Sundarbans National Park

Posted in Wildlife A-Z | November 27, 2012 | Comment Now

Sundarbans National Park, a tiger’s land, at the southern seaward tip of West Bengal, is located in a thick jungle of mangrove infested trees and a biodiversity, where the famous Bengal tiger rules and commands respect.

The Sundarbans tiger land is a reserve land of 4264 square km, and has been declared as a world heritage site, to protect the tigers. According to the last survey conducted there are about 250 tigers in this wild life park, and are protected and preserved by the ever vigilant security guards.

Sundarbans National Park

The tigers in the Sundarbans are reputed to be man eaters and their prime target is the honey collectors who put their life at risk to work at beehives, and on an average about 100 people are killed in a year in this wild life by the tigers who inhabit here in extremely tough climatic conditions and it is believed that the saline water consumed by the tigers here is the main reason for these tigers to be ferocious and man eating animal.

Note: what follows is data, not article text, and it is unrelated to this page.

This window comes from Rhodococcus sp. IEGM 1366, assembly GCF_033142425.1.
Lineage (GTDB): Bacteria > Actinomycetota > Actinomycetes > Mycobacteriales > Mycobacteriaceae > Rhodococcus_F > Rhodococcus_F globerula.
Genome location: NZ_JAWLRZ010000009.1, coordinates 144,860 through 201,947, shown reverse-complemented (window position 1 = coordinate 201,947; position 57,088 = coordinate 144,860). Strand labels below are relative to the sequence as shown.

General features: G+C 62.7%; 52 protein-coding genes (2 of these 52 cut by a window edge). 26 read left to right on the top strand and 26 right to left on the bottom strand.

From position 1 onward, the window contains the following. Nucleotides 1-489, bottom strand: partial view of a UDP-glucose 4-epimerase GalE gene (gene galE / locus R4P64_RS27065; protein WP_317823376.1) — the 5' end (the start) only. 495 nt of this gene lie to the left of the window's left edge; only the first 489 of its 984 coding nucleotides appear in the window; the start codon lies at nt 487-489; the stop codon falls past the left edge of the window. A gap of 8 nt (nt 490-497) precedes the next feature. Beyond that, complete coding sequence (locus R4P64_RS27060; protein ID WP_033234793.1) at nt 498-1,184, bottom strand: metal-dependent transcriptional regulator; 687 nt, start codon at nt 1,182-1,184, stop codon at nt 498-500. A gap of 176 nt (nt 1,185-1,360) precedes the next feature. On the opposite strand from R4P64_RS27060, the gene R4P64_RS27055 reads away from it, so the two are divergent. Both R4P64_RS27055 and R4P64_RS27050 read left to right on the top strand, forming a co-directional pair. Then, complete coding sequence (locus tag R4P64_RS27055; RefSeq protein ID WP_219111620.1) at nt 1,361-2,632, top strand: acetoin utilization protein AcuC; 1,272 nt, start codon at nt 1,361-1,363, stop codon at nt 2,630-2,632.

The flora and fauna of this wild life reserve will mesmerize you with different kinds of species of birds and animals like crocodiles, deer, mammals, and snakes like cobra and other reptiles found here in abundance.

Sundarbans National Park travel guide Sundarbans National Park travel guide

Trikona Point is the favourite spot marked her in the jungles to have a glimpse of the tigers and their way of life. The tigers dominate even the narrow creek which connects the Sundarbans land, where the boatmen survive only because of miracles and their own cunning and divine grace and there is nothing to protect them from the tigers. The visitors to this reserve travel by boats are awed at the sheer courage of the boatmen in Sundarbans and appreciate the nature and its blessings and curses, and cross the watery world against the brevity of human life, when faced with the tigers.

Sundarbans National Park tourist places

In the creeping silence of the eerie reserves the tigers rule the wild life in Sundarbans.

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